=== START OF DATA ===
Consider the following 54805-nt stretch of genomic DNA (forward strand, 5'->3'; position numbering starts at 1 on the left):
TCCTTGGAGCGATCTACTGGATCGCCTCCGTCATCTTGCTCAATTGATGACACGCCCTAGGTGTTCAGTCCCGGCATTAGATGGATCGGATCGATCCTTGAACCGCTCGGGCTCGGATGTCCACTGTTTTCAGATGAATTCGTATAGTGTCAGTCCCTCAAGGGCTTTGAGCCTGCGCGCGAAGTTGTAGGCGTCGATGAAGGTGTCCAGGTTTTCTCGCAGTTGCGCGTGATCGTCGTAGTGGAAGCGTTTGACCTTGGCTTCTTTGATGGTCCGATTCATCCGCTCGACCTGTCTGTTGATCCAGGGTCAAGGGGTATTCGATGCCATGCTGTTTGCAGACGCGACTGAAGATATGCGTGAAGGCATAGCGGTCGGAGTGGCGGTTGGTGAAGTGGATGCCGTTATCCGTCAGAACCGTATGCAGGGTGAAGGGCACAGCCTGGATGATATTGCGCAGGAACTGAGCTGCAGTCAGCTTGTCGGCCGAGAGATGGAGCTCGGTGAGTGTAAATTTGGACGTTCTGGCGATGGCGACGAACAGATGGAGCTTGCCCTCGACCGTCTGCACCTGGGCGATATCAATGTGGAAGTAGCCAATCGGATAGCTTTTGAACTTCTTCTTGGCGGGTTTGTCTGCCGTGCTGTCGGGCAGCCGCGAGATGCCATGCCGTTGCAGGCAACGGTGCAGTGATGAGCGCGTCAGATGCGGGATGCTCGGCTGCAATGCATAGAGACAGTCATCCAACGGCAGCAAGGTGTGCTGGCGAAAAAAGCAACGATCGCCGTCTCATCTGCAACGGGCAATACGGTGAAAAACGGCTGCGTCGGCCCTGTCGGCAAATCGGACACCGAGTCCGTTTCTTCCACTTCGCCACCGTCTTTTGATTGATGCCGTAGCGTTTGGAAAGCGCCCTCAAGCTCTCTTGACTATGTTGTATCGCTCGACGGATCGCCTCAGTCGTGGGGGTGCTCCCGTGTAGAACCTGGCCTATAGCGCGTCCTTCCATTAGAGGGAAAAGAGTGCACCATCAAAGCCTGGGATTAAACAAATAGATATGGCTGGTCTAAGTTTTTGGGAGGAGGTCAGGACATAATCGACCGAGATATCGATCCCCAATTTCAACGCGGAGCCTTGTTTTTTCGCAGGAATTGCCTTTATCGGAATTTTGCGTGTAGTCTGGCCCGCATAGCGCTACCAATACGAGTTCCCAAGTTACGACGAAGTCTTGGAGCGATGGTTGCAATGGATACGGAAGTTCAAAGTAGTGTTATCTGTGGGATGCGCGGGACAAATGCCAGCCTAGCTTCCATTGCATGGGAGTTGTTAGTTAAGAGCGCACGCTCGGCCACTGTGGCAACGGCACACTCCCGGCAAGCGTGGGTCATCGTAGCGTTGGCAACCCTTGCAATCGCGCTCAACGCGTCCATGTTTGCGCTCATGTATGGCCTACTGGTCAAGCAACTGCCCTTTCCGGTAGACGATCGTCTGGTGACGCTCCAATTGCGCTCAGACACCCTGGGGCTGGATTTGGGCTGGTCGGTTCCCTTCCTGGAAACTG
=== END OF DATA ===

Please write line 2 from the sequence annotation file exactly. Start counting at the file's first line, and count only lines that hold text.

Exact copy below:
TCCTTGGAGCGATCTACTGGATCGCCTCCGTCATCTTGCTCAATTGATGACACGCCCTAGGTGTTCAGTCCCGGCATTAGATGGATCGGATCGATCCTTGAACCGCTCGGGCTCGGATGTCCACTGTTTTCAGATGAATTCGTATAGTGTCAGTCCCTCAAGGGCTTTGAGCCTGCGCGCGAAGTTGTAGGCGTCGATGAAGGTGTCCAGGTTTTCTCGCAGTTGCGCGTGATCGTCGTAGTGGAAGCGTTTGACCTTGGCTTCTTTGATGGTCCGATTCATCCGCTCGACCTGTCTGTTGATCCAGGGTCAAGGGGTATTCGATGCCATGCTGTTTGCAGACGCGACTGAAGATATGCGTGAAGGCATAGCGGTCGGAGTGGCGGTTGGTGAAGTGGATGCCGTTATCCGTCAGAACCGTATGCAGGGTGAAGGGCACAGCCTGGATGATATTGCGCAGGAACTGAGCTGCAGTCAGCTTGTCGGCCGAGAGATGGAGCTCGGTGAGTGTAAATTTGGACGTTCTGGCGATGGCGACGAACAGATGGAGCTTGCCCTCGACCGTCTGCACCTGGGCGATATCAATGTGGAAGTAGCCAATCGGATAGCTTTTGAACTTCTTCTTGGCGGGTTTGTCTGCCGTGCTGTCGGGCAGCCGCGAGATGCCATGCCGTTGCAGGCAACGGTGCAGTGATGAGCGCGTCAGATGCGGGATGCTCGGCTGCAATGCATAGAGACAGTCATCCAACGGCAGCAAGGTGTGCTGGCGAAAAAAGCAACGATCGCCGTCTCATCTGCAACGGGCAATACGGTGAAAAACGGCTGCGTCGGCCCTGTCGGCAAATCGGACACCGAGTCCGTTTCTTCCACTTCGCCACCGTCTTTTGATTGATGCCGTAGCGTTTGGAAAGCGCCCTCAAGCTCTCTTGACTATGTTGTATCGCTCGACGGATCGCCTCAGTCGTGGGGGTGCTCCCGTGTAGAACCTGGCCTATAGCGCGTCCTTCCATTAGAGGGAAAAGAGTGCACCATCAAAGCCTGGGATTAAACAAATAGATATGGCTGGTCTAAGTTTTTGGGAGGAGGTCAGGACATAATCGACCGAGATATCGATCCCCAATTTCAACGCGGAGCCTTGTTTTTTCGCAGGAATTGCCTTTATCGGAATTTTGCGTGTAGTCTGGCCCGCATAGCGCTACCAATACGAGTTCCCAAGTTACGACGAAGTCTTGGAGCGATGGTTGCAATGGATACGGAAGTTCAAAGTAGTGTTATCTGTGGGATGCGCGGGACAAATGCCAGCCTAGCTTCCATTGCATGGGAGTTGTTAGTTAAGAGCGCACGCTCGGCCACTGTGGCAACGGCACACTCCCGGCAAGCGTGGGTCATCGTAGCGTTGGCAACCCTTGCAATCGCGCTCAACGCGTCCATGTTTGCGCTCATGTATGGCCTACTGGTCAAGCAACTGCCCTTTCCGGTAGACGATCGTCTGGTGACGCTCCAATTGCGCTCAGACACCCTGGGGCTGGATTTGGGCTGGTCGGTTCCCTTCCTGGAAACTG